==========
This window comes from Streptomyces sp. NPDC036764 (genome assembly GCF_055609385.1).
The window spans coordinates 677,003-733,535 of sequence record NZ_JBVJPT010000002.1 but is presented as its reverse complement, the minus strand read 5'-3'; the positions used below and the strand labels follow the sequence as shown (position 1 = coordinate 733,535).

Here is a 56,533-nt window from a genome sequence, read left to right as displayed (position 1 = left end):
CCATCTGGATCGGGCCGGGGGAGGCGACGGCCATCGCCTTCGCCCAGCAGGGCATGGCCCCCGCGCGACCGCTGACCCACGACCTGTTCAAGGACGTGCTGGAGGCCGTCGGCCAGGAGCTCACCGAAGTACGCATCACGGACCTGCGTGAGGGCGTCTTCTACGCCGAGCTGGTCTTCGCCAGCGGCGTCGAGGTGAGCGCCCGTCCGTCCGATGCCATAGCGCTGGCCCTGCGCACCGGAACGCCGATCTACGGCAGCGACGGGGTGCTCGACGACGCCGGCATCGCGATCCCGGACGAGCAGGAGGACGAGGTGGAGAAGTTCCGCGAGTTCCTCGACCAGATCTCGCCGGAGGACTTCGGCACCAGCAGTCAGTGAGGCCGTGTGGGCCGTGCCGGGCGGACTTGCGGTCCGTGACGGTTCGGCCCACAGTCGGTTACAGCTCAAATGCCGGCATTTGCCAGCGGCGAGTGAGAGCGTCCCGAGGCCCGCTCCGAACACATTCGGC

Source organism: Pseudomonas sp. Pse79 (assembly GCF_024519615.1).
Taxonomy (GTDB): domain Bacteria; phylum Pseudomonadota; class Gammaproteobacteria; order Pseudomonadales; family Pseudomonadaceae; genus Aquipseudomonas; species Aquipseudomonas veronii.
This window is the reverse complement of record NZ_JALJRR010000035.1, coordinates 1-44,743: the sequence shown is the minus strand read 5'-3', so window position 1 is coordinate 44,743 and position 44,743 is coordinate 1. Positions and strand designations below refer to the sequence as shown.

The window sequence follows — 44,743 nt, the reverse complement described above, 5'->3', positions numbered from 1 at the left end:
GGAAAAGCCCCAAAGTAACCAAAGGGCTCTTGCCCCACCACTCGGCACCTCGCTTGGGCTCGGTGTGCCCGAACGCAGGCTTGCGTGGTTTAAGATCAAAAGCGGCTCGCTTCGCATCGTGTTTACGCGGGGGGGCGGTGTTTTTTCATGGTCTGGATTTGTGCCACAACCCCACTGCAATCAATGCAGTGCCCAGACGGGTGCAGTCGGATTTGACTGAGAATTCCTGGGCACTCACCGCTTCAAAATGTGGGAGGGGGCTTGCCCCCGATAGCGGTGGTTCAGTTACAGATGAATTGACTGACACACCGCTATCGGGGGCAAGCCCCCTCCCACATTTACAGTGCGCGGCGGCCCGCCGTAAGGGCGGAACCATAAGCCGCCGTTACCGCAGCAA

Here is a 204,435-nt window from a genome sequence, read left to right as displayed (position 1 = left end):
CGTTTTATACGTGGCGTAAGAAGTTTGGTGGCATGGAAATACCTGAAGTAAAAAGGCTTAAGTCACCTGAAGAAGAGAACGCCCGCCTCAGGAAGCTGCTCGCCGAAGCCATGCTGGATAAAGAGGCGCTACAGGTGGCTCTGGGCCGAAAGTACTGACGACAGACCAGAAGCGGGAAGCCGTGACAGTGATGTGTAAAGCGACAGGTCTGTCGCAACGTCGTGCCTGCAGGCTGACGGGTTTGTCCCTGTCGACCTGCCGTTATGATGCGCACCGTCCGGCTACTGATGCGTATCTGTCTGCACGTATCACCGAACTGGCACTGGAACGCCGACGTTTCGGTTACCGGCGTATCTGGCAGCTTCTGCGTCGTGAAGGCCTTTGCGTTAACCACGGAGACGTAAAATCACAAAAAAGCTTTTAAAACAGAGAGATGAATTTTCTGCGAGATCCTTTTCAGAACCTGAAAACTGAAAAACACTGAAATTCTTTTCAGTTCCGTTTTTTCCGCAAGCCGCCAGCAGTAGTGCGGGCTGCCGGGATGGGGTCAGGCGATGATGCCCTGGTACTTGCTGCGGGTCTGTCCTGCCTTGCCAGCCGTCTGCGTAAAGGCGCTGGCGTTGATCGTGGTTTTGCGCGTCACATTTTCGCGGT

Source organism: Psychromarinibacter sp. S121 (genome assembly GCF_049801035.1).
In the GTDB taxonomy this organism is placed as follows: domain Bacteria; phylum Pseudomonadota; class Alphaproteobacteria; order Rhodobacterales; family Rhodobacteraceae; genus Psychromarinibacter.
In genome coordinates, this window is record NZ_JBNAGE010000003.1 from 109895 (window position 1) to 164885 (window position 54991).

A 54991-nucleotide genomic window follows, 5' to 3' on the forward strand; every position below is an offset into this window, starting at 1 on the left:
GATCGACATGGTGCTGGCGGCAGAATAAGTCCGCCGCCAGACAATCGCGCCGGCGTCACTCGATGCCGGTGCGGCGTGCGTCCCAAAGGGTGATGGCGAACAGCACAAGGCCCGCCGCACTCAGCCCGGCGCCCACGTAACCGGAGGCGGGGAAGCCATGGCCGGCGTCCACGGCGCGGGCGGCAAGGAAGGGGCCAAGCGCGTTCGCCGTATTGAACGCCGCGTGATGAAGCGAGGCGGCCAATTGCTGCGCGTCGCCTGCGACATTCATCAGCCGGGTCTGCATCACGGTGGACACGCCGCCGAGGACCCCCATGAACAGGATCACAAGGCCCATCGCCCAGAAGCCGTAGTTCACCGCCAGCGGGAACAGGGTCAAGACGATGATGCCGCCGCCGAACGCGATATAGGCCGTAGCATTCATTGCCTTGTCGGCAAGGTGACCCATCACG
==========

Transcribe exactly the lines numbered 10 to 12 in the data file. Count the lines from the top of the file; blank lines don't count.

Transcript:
Here is a 204,435-nt window from a genome sequence, read left to right as displayed (position 1 = left end):
CGTTTTATACGTGGCGTAAGAAGTTTGGTGGCATGGAAATACCTGAAGTAAAAAGGCTTAAGTCACCTGAAGAAGAGAACGCCCGCCTCAGGAAGCTGCTCGCCGAAGCCATGCTGGATAAAGAGGCGCTACAGGTGGCTCTGGGCCGAAAGTACTGACGACAGACCAGAAGCGGGAAGCCGTGACAGTGATGTGTAAAGCGACAGGTCTGTCGCAACGTCGTGCCTGCAGGCTGACGGGTTTGTCCCTGTCGACCTGCCGTTATGATGCGCACCGTCCGGCTACTGATGCGTATCTGTCTGCACGTATCACCGAACTGGCACTGGAACGCCGACGTTTCGGTTACCGGCGTATCTGGCAGCTTCTGCGTCGTGAAGGCCTTTGCGTTAACCACGGAGACGTAAAATCACAAAAAAGCTTTTAAAACAGAGAGATGAATTTTCTGCGAGATCCTTTTCAGAACCTGAAAACTGAAAAACACTGAAATTCTTTTCAGTTCCGTTTTTTCCGCAAGCCGCCAGCAGTAGTGCGGGCTGCCGGGATGGGGTCAGGCGATGATGCCCTGGTACTTGCTGCGGGTCTGTCCTGCCTTGCCAGCCGTCTGCGTAAAGGCGCTGGCGTTGATCGTGGTTTTGCGCGTCACATTTTCGCGGT

Source organism: Psychromarinibacter sp. S121 (genome assembly GCF_049801035.1).